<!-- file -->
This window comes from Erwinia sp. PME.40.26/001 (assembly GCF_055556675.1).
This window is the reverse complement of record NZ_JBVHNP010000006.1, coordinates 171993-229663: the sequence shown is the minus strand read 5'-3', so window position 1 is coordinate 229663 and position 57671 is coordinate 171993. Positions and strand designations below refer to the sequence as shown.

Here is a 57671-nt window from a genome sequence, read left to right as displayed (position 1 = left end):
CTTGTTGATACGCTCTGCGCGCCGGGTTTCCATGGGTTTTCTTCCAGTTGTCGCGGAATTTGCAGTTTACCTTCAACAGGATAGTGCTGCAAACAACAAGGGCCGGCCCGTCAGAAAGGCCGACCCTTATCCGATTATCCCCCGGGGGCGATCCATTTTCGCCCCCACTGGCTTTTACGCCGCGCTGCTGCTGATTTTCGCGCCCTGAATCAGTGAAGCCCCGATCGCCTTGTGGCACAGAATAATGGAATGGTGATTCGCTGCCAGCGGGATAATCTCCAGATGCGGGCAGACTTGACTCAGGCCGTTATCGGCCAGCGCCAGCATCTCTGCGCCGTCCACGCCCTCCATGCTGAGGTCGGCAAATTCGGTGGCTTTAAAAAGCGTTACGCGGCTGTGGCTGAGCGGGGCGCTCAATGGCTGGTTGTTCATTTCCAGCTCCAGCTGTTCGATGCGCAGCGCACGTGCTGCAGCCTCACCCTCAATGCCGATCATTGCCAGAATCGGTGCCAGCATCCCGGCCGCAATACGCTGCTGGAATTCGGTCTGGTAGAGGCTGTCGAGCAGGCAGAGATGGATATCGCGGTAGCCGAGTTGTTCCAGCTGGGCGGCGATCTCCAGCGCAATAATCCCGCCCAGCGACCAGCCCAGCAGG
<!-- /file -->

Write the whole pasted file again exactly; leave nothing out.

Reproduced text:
This window comes from Erwinia sp. PME.40.26/001 (assembly GCF_055556675.1).
This window is the reverse complement of record NZ_JBVHNP010000006.1, coordinates 171993-229663: the sequence shown is the minus strand read 5'-3', so window position 1 is coordinate 229663 and position 57671 is coordinate 171993. Positions and strand designations below refer to the sequence as shown.

Here is a 57671-nt window from a genome sequence, read left to right as displayed (position 1 = left end):
CTTGTTGATACGCTCTGCGCGCCGGGTTTCCATGGGTTTTCTTCCAGTTGTCGCGGAATTTGCAGTTTACCTTCAACAGGATAGTGCTGCAAACAACAAGGGCCGGCCCGTCAGAAAGGCCGACCCTTATCCGATTATCCCCCGGGGGCGATCCATTTTCGCCCCCACTGGCTTTTACGCCGCGCTGCTGCTGATTTTCGCGCCCTGAATCAGTGAAGCCCCGATCGCCTTGTGGCACAGAATAATGGAATGGTGATTCGCTGCCAGCGGGATAATCTCCAGATGCGGGCAGACTTGACTCAGGCCGTTATCGGCCAGCGCCAGCATCTCTGCGCCGTCCACGCCCTCCATGCTGAGGTCGGCAAATTCGGTGGCTTTAAAAAGCGTTACGCGGCTGTGGCTGAGCGGGGCGCTCAATGGCTGGTTGTTCATTTCCAGCTCCAGCTGTTCGATGCGCAGCGCACGTGCTGCAGCCTCACCCTCAATGCCGATCATTGCCAGAATCGGTGCCAGCATCCCGGCCGCAATACGCTGCTGGAATTCGGTCTGGTAGAGGCTGTCGAGCAGGCAGAGATGGATATCGCGGTAGCCGAGTTGTTCCAGCTGGGCGGCGATCTCCAGCGCAATAATCCCGCCCAGCGACCAGCCCAGCAGG